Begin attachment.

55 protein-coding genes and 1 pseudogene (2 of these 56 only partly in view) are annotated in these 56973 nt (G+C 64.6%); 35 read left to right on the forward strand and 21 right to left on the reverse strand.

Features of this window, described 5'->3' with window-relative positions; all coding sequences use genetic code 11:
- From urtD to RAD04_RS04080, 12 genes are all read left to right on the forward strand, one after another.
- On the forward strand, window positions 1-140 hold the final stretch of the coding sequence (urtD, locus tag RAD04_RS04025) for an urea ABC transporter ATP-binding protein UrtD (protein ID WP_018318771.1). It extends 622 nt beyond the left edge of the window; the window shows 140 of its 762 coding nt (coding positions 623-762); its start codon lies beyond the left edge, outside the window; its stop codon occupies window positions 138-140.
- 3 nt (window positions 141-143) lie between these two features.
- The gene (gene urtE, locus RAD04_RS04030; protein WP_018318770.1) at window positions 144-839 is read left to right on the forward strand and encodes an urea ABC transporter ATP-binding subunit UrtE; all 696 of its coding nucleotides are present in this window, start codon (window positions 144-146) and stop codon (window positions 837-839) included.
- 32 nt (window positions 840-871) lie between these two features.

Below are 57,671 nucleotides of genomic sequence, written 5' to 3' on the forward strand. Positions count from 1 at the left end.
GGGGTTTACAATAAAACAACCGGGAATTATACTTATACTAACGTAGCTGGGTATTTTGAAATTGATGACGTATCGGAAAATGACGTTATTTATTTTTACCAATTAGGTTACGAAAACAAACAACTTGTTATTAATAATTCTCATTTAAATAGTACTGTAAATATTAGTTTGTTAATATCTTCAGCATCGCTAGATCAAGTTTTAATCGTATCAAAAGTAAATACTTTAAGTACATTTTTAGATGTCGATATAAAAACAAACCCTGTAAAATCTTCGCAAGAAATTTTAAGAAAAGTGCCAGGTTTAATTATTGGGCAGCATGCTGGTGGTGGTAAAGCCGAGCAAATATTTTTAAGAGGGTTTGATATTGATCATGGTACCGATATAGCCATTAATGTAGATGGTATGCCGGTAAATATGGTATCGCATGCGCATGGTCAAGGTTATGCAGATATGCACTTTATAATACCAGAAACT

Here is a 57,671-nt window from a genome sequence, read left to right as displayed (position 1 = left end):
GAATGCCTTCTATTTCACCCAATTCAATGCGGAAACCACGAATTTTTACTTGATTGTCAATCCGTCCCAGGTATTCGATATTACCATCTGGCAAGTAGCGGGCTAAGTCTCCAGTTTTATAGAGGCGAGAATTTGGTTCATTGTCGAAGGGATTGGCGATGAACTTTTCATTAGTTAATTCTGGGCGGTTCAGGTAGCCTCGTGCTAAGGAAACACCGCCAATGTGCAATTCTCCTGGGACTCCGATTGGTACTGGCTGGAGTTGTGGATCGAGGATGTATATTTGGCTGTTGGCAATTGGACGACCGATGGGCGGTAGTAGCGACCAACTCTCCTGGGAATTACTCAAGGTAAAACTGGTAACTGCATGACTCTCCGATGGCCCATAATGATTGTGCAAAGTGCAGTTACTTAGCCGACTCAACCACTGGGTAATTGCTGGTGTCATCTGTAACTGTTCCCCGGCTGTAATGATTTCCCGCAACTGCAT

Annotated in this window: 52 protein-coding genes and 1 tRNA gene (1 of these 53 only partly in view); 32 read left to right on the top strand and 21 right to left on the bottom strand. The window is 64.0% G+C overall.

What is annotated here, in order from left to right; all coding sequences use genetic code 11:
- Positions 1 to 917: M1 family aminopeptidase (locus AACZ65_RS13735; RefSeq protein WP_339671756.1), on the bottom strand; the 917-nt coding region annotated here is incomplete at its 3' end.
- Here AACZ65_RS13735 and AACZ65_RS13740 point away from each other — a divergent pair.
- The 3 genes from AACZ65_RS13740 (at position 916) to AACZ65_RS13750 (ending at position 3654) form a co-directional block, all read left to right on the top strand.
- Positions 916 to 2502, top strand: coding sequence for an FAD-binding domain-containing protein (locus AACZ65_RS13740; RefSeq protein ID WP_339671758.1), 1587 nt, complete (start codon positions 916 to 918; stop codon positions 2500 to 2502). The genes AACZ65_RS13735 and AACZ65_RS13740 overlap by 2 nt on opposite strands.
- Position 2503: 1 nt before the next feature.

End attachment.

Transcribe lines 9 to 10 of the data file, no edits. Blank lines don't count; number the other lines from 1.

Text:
GGGGTTTACAATAAAACAACCGGGAATTATACTTATACTAACGTAGCTGGGTATTTTGAAATTGATGACGTATCGGAAAATGACGTTATTTATTTTTACCAATTAGGTTACGAAAACAAACAACTTGTTATTAATAATTCTCATTTAAATAGTACTGTAAATATTAGTTTGTTAATATCTTCAGCATCGCTAGATCAAGTTTTAATCGTATCAAAAGTAAATACTTTAAGTACATTTTTAGATGTCGATATAAAAACAAACCCTGTAAAATCTTCGCAAGAAATTTTAAGAAAAGTGCCAGGTTTAATTATTGGGCAGCATGCTGGTGGTGGTAAAGCCGAGCAAATATTTTTAAGAGGGTTTGATATTGATCATGGTACCGATATAGCCATTAATGTAGATGGTATGCCGGTAAATATGGTATCGCATGCGCATGGTCAAGGTTATGCAGATATGCACTTTATAATACCAGAAACT

Here is a 57,671-nt window from a genome sequence, read left to right as displayed (position 1 = left end):